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Senior Health



When it comes to health and well-being, seniors often have a variety of concerns. As a person begins to age, many health problems become more likely to occur, including problems that affect both the body and mind. Some of these problems are unavoidable but fortunately, modern medicine has made great strides in treating them. 

Today, becoming a senior doesn’t mean you are automatically doomed to a life of health problems. A number of steps can be taken to help preserve good health well into a person’s golden years.  For example, research suggests that maintaining a healthy weight is important to help reduce the risk for such chronic health problems as heart disease, diabetes and osteoporosis. This can be accomplished through eating a healthy diet and regular exercise.

 

Exercise and Older Adults

Throughout life, most people have been taught that maintaining a well-balanced diet and staying physically active are the two key ingredients to making the most of their overall well-being. For seniors, it's even more important to stay physically active as it can do number of things for an older person’s health, which includes reversing signs and symptoms of aging.

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Senior Nutrition

Everyone knows that proper nutrition contributes to the best possible health. This is especially true for older individuals and those who have chronic diseases. Poor physical health, depression and loneliness can also play a key role in poor eating habits.

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Older Adults Taking Medications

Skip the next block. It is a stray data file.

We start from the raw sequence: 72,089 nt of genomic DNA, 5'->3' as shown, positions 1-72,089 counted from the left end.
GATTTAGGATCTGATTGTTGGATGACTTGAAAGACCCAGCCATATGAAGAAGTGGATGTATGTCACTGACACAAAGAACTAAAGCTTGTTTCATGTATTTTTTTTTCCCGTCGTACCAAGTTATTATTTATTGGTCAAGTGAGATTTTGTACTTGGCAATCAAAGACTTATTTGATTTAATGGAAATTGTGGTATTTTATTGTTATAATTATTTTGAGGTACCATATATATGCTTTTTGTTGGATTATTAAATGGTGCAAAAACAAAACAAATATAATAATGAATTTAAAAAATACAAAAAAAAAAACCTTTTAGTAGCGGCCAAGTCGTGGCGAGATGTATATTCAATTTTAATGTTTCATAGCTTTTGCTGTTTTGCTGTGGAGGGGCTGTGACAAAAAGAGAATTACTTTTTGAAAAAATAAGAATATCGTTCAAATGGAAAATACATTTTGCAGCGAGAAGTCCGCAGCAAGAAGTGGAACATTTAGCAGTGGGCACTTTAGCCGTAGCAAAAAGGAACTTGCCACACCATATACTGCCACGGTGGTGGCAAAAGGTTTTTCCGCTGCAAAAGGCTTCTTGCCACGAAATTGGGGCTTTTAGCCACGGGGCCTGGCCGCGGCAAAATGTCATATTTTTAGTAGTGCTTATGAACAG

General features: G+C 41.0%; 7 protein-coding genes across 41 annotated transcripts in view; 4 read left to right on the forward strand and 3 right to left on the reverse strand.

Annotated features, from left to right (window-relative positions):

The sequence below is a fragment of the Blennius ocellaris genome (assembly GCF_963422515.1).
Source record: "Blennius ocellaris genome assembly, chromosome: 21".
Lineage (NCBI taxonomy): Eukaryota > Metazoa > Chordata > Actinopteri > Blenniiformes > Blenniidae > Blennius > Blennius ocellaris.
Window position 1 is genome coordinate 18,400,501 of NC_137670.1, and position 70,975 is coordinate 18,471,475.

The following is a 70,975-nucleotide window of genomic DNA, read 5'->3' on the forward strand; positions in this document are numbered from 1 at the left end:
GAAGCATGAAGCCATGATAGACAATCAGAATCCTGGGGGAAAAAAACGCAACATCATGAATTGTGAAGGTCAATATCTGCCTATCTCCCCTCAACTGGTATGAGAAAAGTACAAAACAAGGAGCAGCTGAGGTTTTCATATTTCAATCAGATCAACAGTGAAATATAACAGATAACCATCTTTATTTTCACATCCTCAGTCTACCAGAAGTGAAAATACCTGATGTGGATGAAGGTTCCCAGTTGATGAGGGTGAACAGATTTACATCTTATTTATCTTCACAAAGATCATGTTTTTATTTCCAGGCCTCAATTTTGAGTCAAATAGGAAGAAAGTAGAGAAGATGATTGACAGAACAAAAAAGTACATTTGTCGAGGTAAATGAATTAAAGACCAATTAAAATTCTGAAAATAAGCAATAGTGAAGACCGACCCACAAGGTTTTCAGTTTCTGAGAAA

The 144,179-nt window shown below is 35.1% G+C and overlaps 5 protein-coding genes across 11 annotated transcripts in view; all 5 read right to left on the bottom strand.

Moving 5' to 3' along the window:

Taking medicines may be “old hat” to you but for a senior, it can be confusing or something new that seems hard to remember. Whether the older adult has taken medicines before or not, there are some important things to remember about taking those pills each day.

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Tips for Lowering Blood Pressure

If someone is living with hypertension, consider some of these tips to help bring their blood pressure down. Unfortunately, high blood pressure, also known as hypertension, is an issue that is very common in seniors and is also a major health problem. According to the National Institute of Aging, high blood pressure can often lead to eye problems, kidney failure, stroke and heart disease, if ignored.

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Seniors and Zika Virus

The first outbreak of the Zika virus occurred in 2007 according to the World Health Organization. Transmitted by infected mosquito bites, it has been quickly traveling from continent to continent in alarming numbers.

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